There are cases where younger men need testosterone. "Some men, even when they're younger, have medical problems that affect their ability to make testosterone," Halperin said. "Most of the time, in those cases, people have, sort of, catastrophic things happen, where their body shuts down and stops making testosterone completely. In those cases, they're usually young men and we absolutely replace their testosterone because, if you're in your 20s or your 30s, you should have pretty healthy levels of testosterone. Without it, it's going to have a lot of effects on men, sort of, in the prime of their life."

It's always a good idea to bring up the subject of testosterone replacement with your doctor. Halperin added, "In my practice, there are some men that I've given testosterone to for various reasons, and I think, like any other medication, you have to evaluate the patient and weigh the risks and benefits."


Testosterone is a hormone produced primarily in the testicles. Testosterone helps maintain men's:

  • Bone density
  • Fat distribution
  • Muscle strength and mass
  • Facial and body hair
  • Red blood cell production
  • Sex drive
  • Sperm production
  • What happens to testosterone levels with age?

    Testosterone levels generally peak during adolescence and early adulthood. As you get older, your testosterone level gradually declines — typically about 1 percent a year after age 30 or 40. It is important to determine in older men if a low testosterone level is simply due to the decline of normal aging or if it is due to a disease (hypogonadism).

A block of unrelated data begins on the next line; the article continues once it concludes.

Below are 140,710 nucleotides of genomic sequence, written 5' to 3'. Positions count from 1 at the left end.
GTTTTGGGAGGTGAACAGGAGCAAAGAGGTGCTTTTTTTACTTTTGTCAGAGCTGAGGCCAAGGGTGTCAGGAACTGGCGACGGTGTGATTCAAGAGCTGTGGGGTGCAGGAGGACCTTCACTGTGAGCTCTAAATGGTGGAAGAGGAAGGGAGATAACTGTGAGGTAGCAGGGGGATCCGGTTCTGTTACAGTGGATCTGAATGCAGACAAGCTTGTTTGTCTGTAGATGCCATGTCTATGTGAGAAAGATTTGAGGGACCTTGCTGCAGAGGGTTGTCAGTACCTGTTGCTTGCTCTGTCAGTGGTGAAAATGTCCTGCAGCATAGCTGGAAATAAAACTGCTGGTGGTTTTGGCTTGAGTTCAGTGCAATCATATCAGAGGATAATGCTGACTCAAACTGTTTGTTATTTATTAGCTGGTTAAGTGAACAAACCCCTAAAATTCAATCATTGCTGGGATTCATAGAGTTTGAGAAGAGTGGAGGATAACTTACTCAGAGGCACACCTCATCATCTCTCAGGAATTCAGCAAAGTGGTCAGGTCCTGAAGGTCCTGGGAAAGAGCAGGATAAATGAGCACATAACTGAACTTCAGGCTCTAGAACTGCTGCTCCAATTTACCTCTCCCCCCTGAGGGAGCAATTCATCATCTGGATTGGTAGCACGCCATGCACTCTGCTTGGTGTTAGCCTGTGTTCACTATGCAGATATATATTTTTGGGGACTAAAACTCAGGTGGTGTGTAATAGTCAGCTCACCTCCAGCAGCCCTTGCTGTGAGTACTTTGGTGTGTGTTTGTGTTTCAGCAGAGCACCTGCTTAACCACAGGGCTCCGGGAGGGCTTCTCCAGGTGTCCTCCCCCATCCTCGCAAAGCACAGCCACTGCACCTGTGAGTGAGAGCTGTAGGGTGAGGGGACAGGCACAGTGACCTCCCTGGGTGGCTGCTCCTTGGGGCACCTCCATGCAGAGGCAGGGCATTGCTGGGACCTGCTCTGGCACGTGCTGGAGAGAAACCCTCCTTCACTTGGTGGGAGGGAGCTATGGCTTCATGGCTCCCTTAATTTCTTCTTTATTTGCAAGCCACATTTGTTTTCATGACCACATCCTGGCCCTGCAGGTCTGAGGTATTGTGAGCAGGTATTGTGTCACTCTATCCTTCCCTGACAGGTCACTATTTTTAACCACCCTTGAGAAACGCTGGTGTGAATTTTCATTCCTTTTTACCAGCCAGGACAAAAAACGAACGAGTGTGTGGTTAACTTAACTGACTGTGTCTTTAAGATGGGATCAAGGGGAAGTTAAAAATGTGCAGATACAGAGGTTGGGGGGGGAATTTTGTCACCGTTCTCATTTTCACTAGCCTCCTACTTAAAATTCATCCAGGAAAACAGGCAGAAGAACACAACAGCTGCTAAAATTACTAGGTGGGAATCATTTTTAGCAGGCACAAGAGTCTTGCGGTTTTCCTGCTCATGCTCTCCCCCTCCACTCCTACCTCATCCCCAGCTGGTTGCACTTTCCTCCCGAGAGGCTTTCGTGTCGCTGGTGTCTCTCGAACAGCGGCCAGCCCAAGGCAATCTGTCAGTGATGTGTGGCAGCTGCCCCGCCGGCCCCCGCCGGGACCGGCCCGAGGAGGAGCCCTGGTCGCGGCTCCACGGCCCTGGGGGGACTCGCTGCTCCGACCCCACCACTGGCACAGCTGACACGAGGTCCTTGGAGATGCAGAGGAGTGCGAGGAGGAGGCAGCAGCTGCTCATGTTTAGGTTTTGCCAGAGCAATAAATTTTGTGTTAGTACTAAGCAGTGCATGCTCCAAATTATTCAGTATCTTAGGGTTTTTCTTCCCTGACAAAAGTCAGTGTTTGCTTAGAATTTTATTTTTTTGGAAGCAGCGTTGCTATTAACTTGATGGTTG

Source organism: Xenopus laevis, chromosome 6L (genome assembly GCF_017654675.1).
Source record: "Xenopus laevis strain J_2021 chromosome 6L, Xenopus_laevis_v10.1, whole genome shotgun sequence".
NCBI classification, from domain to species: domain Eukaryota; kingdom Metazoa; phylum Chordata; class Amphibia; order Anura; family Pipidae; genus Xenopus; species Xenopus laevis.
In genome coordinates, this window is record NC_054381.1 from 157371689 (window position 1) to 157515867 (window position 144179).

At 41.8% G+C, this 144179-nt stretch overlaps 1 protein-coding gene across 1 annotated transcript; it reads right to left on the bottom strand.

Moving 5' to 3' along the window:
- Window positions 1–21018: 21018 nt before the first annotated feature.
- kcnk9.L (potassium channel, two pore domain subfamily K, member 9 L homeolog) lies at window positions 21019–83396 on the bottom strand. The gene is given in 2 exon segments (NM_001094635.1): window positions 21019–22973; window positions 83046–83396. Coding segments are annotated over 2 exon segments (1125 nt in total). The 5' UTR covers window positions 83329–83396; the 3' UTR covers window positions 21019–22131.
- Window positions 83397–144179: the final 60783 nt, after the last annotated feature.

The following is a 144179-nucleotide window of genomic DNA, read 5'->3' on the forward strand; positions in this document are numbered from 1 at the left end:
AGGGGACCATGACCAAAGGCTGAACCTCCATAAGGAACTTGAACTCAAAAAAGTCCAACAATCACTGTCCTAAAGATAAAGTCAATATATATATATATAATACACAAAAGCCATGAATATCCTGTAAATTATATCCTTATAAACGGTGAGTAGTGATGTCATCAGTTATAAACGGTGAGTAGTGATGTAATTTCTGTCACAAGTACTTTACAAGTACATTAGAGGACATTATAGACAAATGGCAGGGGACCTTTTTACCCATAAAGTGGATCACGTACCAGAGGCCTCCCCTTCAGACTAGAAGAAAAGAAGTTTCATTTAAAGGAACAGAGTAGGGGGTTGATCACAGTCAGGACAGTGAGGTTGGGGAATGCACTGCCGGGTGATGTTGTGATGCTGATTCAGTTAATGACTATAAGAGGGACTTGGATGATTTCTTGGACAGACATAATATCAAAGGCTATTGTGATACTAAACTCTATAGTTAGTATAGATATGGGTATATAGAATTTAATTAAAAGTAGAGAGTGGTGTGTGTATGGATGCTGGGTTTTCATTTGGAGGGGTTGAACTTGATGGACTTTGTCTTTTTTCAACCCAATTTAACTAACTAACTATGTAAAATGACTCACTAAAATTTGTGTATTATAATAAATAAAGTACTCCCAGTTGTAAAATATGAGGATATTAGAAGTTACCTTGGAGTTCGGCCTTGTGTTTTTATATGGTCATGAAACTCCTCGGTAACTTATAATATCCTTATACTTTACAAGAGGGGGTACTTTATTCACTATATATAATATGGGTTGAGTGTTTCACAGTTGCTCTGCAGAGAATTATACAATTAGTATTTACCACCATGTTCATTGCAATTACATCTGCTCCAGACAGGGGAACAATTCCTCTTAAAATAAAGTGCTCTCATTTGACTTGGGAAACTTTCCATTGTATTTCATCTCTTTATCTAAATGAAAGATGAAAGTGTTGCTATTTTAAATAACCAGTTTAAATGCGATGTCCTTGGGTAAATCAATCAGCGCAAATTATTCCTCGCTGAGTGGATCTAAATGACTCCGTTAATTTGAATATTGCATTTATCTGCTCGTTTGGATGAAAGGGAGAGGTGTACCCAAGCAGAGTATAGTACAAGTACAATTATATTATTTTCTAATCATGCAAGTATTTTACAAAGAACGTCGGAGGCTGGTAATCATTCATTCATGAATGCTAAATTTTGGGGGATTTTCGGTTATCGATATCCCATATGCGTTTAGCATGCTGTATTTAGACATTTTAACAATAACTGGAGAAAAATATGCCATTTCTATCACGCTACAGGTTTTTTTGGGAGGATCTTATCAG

Hypogonadism is a disease in which the body is unable to produce normal amounts of testosterone due to a problem with the testicles or with the pituitary gland that controls the testicles. Testosterone replacement therapy can improve the signs and symptoms of low testosterone in these men. Doctors may prescribe testosterone as injections, pellets, patches or gels.

    What are the risks of testosterone therapy for normal aging?

    Testosterone therapy has various risks. For example, testosterone therapy may:

  • Contribute to sleep apnea — a potentially serious sleep disorder in which breathing repeatedly stops and starts
  • Cause acne or other skin reactions
  • Stimulate noncancerous growth of the prostate (benign prostatic hyperplasia) and growth of existing prostate cancer
  • Enlarge breasts
  • Limit sperm production or cause testicle shrinkage
  • Increase the risk of a blood clot forming in a deep vein (deep vein thrombosis), which could break loose, travel through your bloodstream and lodge in your lungs, blocking blood flow (pulmonary embolism)
  • In addition, testosterone therapy may impact your risk of heart disease. Research has had conflicting results, so the exact risk isn't clear yet.

    Should you talk to your doctor about testosterone therapy?

    If you wonder whether testosterone therapy might be right for you, talk with your doctor about the risks and benefits. Your doctor will likely measure your testosterone levels at least twice before discussing whether testosterone therapy is an option for you.

    A medical condition that leads to an unusual decline in testosterone may be a reason to take supplemental testosterone. However, treating normal aging with testosterone therapy is not currently advisable.

    Your doctor will also likely suggest natural ways to boost testosterone, such as losing weight and increasing muscle mass through resistance exercise.


    Scott Keith is a freelance writer with the Portland Tribune and the Pamplin Media Group. If you have a health tip, or a story idea, contact Scott at: This email address is being protected from spambots. You need JavaScript enabled to view it.